It's a simple that doesn't get a lot of attention.

On T.V. they compete to see who can be seen and heard the most.

Same thing on the playground.

And in the meeting room.

And in the Friday night watering hole.

And in Congress.

And in the P.T.A. meeting.

Guess what they're all doing...they're competing for YOUR attention.

Who's attention are YOU competing for?


No, don't just listen...listen like you mean it.

You can't just make a show of have to be interested in what's being said. And you have to be interested in the person who's saying it.

Carl Rogers called this "active listening."

John Milton Fogg calls this "creative listening."

Larry Hochman calls this "validative listening."

Back when I was getting my masters degree in counseling and practicing therapy, when we were stuck on what to do next, we would always come back to listening. If we didn't know where to take the counseling session, we would always restate the last thing the client just said.

It usually opened up the door to something good.

Two things happened...the client felt challenged (in a good way), because they heard their own thoughts reflected back to them, and they could see themselves as others saw them.

The second thing...more importantly, is that if someone is hearing what they said...accurately...they experience a sense of validation...that they count, that someone cares about what they have to say.

Do you know how POWERFUL that is?

I've trained a number of graduate students throughout the years as interns in counseling. The first thing many will do is try to have a "break-through" with a client...find the missing link in their past so that...SHAZAM... they're "cured."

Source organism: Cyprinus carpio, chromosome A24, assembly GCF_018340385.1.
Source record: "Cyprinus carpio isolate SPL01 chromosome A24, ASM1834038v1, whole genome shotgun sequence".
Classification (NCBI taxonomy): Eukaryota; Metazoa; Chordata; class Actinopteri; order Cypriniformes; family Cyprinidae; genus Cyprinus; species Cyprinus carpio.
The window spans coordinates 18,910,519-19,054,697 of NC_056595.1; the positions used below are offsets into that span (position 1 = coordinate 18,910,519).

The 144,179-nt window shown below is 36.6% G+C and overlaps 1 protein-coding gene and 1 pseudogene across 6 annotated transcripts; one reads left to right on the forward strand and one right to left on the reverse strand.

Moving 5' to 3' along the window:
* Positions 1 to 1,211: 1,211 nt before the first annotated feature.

That's for the student's ego, not for the client.

(I've done that one too.)

If you're good enough to listen to, you're good enough to matter.

If you matter, you try to be someone worth listening to.

Little kids don't want toys. They want to be listened to.

Spouses don't want toys. They want to be listened to.

O.K. they both want toys also. Spouses also want you to clean the gutters on the roof and put the toilet seat down.

But you can make up for a lot of mistakes by listening.

And if you REALLY listen, you're less likely to repeat the mistatkes.

Listening requires your full attention.

But if you give it, you become irresistible.

If two or more people are competing for my attention, one is quiet and centered...and the others are gyrating around like a spinning top, with all kinds of loud, objectionable noises...

...intially I might pay attention to the spinning tops (in the same way one can't help but look at a car accident.)

But my attention will always come back to the quiet calm center, because I know this one has the most to say and the one who is most interested in what I have to say.

Find someone to listen to...and listen.

Listen without any agenda...don't guide the conversation to where you want it to go. Let him or her go where they want to go at their pace.

Feed back information so they know you're listening.

It may be a strange experience, but it will end up enriching both of you as individuals and the relationship.


And seek out someone who is ready to listen to you.

Author's Bio: 

Larry Hochman is "The Guidance Guy" who contributes to, and has published widely on education and home business. To subscribe to Earn Additional Income, Larry's free home business journal, email to: